Two of Us (Deux) … Love Letters Podcast … Stanley Baxter comes out at 94!


The film directed by Filippo Menegheti is released in the UK on 13 November 2020.

Nina and Madeleine, two retired women, are secretly deeply in love for decades. Everybody, including Madeleine’s family, thinks they are simply neighbours, sharing the top floor of their building. They come and go between their two apartments, enjoying the affection and pleasures of daily life together, until an unforeseen event turns their relationship upside down and leads Madeleine’s daughter to gradually unravel the truth about them.


Love Letters

Hosted by Boston Globe advice columnist, Meredith Goldstein, this is a podcast called “Love Letters”. Meredith is an excellent host and storyteller and each episode is always insightful and leaves us with both helpful advice and optimism.

This episode features Jenny and Molly – two older lesbians and their relationship.


Scots showbiz legend Stanley Baxter’s secret agony as he announces he’s gay at 94

The Scottish stage and screen star told how he spent nearly 50 years married to his wife Moira despite knowing he was homosexual.

Show business legend Stanley Baxter has revealed he is gay at the age of 94.

The Scottish stage and screen star told how he spent nearly 50 years married to his wife Moira despite knowing he was homosexual.

In a new authorised biography The Real Stanley Baxter, journalist Brian Beacom reveals the secrecy and sadness that have haunted the entertainer all his life.

Baxter originally refused to have the book published before his death amid fears he would be judged and admitted he is still not comfortable with his sexuality.

The Glasgow-born star, best known for TV’s The Stanley Baxter Show, said: “There are many gay people these days who are fairly comfortable with their sexuality. I’m not. I never wanted to be gay. I still don’t. Anyone would be insane to choose to live such a very difficult life.”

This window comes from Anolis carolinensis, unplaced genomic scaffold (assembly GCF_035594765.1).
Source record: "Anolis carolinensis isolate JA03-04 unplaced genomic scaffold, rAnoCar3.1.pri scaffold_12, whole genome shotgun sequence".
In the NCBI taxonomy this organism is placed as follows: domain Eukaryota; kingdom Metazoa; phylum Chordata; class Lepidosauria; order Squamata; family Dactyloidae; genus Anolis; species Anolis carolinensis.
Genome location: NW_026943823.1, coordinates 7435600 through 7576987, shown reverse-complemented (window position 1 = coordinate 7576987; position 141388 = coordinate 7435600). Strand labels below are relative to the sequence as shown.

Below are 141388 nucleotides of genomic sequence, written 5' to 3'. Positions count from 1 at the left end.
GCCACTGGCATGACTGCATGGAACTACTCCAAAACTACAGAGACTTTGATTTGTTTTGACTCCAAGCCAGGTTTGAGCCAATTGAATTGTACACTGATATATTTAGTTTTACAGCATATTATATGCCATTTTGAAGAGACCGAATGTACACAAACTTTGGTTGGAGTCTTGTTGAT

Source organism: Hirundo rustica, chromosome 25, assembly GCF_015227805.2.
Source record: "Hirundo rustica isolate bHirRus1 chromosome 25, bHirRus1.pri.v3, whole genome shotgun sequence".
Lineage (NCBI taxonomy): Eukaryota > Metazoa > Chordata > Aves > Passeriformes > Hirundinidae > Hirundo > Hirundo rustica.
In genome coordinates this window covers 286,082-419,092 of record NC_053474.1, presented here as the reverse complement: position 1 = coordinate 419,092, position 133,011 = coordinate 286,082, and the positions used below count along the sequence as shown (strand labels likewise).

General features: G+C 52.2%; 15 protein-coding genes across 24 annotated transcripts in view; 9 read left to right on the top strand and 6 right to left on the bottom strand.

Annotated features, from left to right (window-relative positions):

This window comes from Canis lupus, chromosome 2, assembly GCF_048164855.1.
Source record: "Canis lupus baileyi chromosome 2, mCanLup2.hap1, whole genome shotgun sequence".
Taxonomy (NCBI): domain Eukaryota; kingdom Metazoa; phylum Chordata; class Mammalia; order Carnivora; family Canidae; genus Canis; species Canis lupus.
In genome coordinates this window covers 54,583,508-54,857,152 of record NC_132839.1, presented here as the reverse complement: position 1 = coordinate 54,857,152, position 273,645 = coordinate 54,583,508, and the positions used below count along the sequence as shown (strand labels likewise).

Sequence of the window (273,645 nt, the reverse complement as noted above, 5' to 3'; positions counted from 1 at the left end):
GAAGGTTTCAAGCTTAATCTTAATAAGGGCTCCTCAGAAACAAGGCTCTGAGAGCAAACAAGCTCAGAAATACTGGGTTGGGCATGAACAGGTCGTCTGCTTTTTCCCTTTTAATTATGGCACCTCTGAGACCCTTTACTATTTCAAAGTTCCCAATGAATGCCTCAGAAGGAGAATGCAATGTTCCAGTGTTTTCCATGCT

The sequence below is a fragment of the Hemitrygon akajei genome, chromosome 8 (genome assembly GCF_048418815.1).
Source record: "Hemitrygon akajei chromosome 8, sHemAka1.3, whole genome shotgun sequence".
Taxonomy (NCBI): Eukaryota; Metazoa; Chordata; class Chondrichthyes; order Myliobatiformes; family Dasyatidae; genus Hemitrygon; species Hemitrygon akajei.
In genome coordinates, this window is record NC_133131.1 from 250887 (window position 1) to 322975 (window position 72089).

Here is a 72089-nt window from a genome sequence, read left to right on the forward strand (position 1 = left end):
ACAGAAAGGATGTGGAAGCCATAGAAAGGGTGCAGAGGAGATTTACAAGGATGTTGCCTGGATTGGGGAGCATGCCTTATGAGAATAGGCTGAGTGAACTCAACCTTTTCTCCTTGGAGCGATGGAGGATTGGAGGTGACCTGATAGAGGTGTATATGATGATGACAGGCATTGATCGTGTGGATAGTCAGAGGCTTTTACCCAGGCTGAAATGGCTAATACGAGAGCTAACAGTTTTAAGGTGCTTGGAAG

He added: “The truth is, I don’t really want to be me.”

In the biography, Stanley reveals that for the past 25 years he has lived as a virtual recluse at his flat in Highgate Village, London, as he “didn’t want to be seen as someone who was once Stanley Baxter”.

He reveals that he knew from a young age that he found men more attractive than women because at the cinema he could not take his eyes off the half-naked Johnny Weissmuller as Tarzan rather than Maureen O’Sullivan’s Jane.

However he reveals it was something he did not understand until he met schoolmate Bill Henry.

Baxter said: “I was in love with Bill but he certainly wasn’t in love with me. He probably knew the way I felt about him. Although we’d spend lots of time in each other’s beds, nothing happened.”

He admits Moira knew he was homosexual before they were married and allowed him to have lovers to their home. Baxter added: “Thankfully, Moira was very understanding”.

“If there were someone I were interested in, I could bring them home. And she was very good about letting them go to bed with me. She would go off to our bedroom and let me take the one opposite.”

He remained married to Moira until she died of an overdose in 1997.

Baxter also reveals in the book that he once considered taking his own life when he was arrested for soliciting for sex in a public toilet in 1962. He visited the lavatories in Holloway, London hoping to have casual sex with a man but was taken into police custody.

The decriminalisation of gay sex between consenting adults was still five years away and Baxter was convinced he was on the verge of ruin.

However, barrister David Jacobs convinced the court that he was the only man in the toilet apart from the arresting police officers and could not have been soliciting. The charges were dropped on condition that Baxter agreed not to sue the police for wrongful arrest.

Baxter said: “I was going to top myself. I thought, ‘My career will never survive this. And if I don’t have a career, what do I have?’”

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